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					CSS Cascading Style Sheets
The principled way to style HTML Partly based on Flanagan 2006

CSS and (X)HTML
This course is focused on web application programming Also need some knowledge of (X)HTML and CSS
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JSP is used to create elements of these on the server (usually HTML elements) JavaScript is used to interact / read / write these elements on the client

Therefore need to know some typical elements to interact with

CSS is Good
Simple syntax: easy to learn Separates style from content Easy to maintain consistent pages Can update a common style
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Reflected in all pages that use it

HTML pages become smaller and simpler Example of Once and Once Only principle

CSS Basics
CSS defines the way that HTML elements should be presented:
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Positioning (e.g. left, right or centered) Font (size and family) Text decoration (e.g. underlined) Borders (solid, dashed, invisible) Image usage (e.g. for backgrounds and bullets)

CSS Does Not…
Re-order HTML
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E.g. won’t sort a table
Won’t sum a shopping basket

Perform calculations
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Filter
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Won’t decide what to show Though JavaScript can set display or visibility of elements in order to achieve this Or using XSLT or JavaScript on the client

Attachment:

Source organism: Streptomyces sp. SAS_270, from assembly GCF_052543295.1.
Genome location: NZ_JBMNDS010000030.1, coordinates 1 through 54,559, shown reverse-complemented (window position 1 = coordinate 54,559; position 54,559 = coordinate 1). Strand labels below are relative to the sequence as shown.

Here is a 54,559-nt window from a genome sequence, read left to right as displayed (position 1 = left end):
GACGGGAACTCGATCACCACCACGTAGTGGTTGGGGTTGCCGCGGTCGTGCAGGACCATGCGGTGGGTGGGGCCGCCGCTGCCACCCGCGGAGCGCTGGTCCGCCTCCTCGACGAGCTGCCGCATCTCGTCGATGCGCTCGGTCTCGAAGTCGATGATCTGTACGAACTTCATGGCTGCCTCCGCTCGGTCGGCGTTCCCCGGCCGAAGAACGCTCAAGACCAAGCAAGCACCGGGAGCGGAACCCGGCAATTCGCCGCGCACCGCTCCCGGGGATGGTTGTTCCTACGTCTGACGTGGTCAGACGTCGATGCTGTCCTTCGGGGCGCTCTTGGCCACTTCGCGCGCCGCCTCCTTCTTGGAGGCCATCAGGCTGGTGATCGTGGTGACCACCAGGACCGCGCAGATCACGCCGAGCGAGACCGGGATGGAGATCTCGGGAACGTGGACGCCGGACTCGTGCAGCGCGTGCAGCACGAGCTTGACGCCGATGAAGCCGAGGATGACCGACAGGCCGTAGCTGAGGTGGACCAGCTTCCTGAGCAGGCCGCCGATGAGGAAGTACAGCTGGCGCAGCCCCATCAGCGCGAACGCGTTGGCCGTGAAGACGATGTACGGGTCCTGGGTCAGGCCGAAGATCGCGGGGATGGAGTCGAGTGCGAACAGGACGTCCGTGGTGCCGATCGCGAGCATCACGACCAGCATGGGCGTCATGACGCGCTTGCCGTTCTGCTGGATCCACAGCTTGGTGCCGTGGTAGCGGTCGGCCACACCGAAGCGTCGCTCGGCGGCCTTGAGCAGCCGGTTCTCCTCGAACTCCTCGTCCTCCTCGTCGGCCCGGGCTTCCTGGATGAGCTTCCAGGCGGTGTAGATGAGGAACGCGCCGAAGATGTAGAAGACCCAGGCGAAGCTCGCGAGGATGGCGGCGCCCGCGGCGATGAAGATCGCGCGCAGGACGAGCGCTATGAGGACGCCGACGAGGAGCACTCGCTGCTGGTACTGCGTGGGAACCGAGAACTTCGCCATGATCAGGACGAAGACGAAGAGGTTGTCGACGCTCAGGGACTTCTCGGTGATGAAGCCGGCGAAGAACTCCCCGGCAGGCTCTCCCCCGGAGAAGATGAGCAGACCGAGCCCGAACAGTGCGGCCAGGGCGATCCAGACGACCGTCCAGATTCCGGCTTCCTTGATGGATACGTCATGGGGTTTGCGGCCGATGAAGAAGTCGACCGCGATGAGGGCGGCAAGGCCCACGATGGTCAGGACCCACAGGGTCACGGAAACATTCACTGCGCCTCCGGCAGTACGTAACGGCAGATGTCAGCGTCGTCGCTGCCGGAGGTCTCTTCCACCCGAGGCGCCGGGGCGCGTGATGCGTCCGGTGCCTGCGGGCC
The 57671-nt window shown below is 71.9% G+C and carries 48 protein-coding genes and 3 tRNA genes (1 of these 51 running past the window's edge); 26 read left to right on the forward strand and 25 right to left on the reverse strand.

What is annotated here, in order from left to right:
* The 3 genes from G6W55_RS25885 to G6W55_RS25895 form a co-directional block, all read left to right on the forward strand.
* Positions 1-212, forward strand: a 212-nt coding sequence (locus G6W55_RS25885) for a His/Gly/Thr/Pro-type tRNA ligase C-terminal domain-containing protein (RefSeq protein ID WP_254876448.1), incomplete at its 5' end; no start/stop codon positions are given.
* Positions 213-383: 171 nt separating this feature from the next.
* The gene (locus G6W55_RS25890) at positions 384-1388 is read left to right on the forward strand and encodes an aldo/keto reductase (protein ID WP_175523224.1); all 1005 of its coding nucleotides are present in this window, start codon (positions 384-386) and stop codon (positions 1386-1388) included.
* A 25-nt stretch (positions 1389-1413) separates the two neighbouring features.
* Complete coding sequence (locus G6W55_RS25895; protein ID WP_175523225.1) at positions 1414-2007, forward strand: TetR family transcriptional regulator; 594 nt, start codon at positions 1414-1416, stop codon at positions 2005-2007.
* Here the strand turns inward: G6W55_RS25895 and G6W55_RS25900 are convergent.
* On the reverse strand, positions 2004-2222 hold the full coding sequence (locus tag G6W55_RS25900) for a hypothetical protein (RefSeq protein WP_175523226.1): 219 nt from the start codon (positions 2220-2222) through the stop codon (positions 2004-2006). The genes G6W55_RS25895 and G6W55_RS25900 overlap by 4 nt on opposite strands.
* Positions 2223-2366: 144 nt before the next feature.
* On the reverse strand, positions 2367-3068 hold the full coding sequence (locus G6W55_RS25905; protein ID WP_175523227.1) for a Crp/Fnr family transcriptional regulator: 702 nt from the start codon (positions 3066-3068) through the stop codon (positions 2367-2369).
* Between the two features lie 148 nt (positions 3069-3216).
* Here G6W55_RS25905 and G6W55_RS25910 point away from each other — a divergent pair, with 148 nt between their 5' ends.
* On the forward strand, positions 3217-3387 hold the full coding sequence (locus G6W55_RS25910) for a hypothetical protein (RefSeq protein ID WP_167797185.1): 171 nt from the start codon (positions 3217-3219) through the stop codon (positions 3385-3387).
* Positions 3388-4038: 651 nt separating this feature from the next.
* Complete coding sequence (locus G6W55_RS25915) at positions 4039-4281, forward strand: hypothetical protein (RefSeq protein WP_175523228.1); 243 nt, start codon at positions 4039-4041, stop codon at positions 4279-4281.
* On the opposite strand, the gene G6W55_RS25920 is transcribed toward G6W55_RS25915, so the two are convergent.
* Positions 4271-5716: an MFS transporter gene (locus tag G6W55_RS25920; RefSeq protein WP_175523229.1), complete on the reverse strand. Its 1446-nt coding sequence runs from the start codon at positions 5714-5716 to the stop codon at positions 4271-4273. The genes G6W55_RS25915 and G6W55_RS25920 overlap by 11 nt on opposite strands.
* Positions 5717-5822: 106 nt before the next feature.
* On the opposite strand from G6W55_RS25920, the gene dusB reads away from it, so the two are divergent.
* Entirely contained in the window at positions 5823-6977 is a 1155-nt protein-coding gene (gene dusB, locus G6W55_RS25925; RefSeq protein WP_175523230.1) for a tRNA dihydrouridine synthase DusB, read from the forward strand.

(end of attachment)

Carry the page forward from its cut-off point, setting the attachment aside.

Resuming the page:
These can all be done on the server
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(X)HTML
(X)HTML is the most modern version of HTML Like HTML, but XML format compliant (properly nested tags, attribute values in string quotes) Can be extended with user-defined markup Add meaning (semantics) to tags From now we’ll use the term HTML

Layout
Some main layout techniques
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Divisions and tables These can be filled with any content Including nested <div> tags static (default) – normal flow fixed – browser window coordinates absolute – containing element coords relative – relative to where it would be according to normal flow rules

Divisions <div> specify rectangular areas
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Positional control of elements
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Visibility
Can be desirable for some content to be invisible This allows nested content to be dynamically expanded Or allows switching between pre-loaded content Two CSS attributes control this:
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display and visibility

Display and Visibility
display allows general control over layout
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Setting {display: none} means the element takes no space, and is therefore invisible Can also take values of

visibility simply controls whether the element is visible or not
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The layout is done in either case And the same space is reserved on the page {visibility: visible} is the default {visibility: hidden} makes it invisible

HTML Tables
Tables
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<table>, <tr>, <th>, <td> Table, table row, table header cell, table data cell Can use colspan attribute to make a cell span many rows

Modern browsers support nesting of tables

CSS Syntax
Simple:
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selector {property: value}
body {background-color: black}

E.g.
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Multiple properties separated by a semicolon (see next page) When applied at the element level, no selector is needed (think why!) More on selectors in a few slides time…